Monday, August 8, 2016
If floors could talk…
A look back on the history and the future of floor restoration
Gone are the days when floor restoration teams were set with a hatchet hammer, sandpaper and wax. In the early 1900s, if you could drive 38 nails a minute, you were hired, but considered slow. Today, you can size up a facility floor-restoration project with an infrared smartphone, and select from ergonomically designed power tools matched to the precise needs of the job.
As a leader in the floor care industry, Advance thought it would be interesting to take a quick peek at the past and future of floor care and restoration.
Wood, tile, concrete -- each require a different approach, and on top of that, they may be coated with anything from anti-slip to high-gloss treatments. Although the physical work has gotten easier, advances in flooring materials, tools, cleaning agents and regulations have added complexity to the work that hands-on craftspeople love to do.
Another way that restoration has changed over time is that the more we learn about allergens, dust, mold and toxins, the more we depend on facility managers and janitors to keep us well. An interest in eco-friendly and LEED-certified materials is also on the rise.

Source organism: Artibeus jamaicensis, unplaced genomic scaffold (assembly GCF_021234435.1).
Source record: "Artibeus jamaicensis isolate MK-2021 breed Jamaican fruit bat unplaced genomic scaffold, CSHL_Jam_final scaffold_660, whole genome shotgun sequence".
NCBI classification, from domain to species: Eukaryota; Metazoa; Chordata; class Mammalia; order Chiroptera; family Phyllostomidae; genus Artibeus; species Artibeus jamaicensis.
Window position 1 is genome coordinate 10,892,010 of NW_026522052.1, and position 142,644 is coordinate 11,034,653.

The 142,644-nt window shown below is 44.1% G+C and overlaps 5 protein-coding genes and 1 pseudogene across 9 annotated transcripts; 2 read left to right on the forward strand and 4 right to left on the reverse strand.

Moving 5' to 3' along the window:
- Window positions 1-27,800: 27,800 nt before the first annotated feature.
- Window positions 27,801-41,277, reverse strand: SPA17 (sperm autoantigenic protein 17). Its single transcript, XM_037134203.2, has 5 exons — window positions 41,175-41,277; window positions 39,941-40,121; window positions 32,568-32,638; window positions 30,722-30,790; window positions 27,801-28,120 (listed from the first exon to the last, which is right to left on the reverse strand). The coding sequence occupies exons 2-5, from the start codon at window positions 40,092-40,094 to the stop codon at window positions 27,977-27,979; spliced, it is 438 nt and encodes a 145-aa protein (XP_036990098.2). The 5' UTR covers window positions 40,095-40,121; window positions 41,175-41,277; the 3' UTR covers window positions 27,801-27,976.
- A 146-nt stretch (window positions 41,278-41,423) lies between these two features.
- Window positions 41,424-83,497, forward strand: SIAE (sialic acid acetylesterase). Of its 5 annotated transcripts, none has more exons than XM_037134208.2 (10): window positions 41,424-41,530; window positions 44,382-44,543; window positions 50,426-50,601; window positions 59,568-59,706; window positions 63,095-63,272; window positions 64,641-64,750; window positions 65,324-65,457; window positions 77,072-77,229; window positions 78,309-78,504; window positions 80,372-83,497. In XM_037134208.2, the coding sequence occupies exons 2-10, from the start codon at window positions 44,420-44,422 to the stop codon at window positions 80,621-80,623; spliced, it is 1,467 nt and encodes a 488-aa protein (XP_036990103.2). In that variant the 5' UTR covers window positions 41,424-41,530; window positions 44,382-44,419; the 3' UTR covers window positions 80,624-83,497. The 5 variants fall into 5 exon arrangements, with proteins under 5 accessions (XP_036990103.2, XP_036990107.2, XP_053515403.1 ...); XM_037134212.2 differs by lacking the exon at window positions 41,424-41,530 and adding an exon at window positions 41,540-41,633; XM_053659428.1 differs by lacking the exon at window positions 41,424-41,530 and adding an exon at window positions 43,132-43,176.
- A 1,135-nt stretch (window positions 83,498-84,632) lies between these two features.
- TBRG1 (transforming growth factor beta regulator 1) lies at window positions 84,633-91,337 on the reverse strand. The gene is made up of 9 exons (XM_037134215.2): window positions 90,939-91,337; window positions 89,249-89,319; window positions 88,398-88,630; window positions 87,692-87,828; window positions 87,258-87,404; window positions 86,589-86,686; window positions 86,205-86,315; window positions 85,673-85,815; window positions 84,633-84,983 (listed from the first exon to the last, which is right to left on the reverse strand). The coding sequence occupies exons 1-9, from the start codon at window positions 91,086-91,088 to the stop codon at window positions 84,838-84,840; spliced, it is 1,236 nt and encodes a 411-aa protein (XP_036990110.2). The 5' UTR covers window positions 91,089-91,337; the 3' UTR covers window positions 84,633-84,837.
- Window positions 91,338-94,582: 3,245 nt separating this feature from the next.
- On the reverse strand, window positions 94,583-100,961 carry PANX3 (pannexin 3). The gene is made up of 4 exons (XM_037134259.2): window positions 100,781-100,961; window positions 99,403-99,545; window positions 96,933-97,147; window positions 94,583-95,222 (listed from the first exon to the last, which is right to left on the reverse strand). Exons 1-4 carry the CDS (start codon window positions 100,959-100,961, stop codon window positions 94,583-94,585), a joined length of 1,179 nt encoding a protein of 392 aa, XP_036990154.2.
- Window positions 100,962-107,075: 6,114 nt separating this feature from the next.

All You Have You Owe to Carpet
According to Hardwood Floors Magazine, floor care and restoration leaped forward with the advent of carpeting. Seen as a rescue from the tedious work of waxing floors,
its popularity soared in the 1960s -- running wood-flooring factories out of business.
The outcome was that a whole new industry was born. In search of new sources of income, displaced wood workers began to make a point of offering their services to victims of fire, even watching the news for tips on who might be in need. By the time the wood floor industry saw signs of recovery, so many workers had left that new workers had to be trained -- fast. This sparked the development of training programs and trade associations as the industry became more complex.
Aging Buildings Hide Treasure
Thanks to the construction booms of the 1920s and 1940s we now have aging buildings in need of restoration. This raises a number of issues, for instance: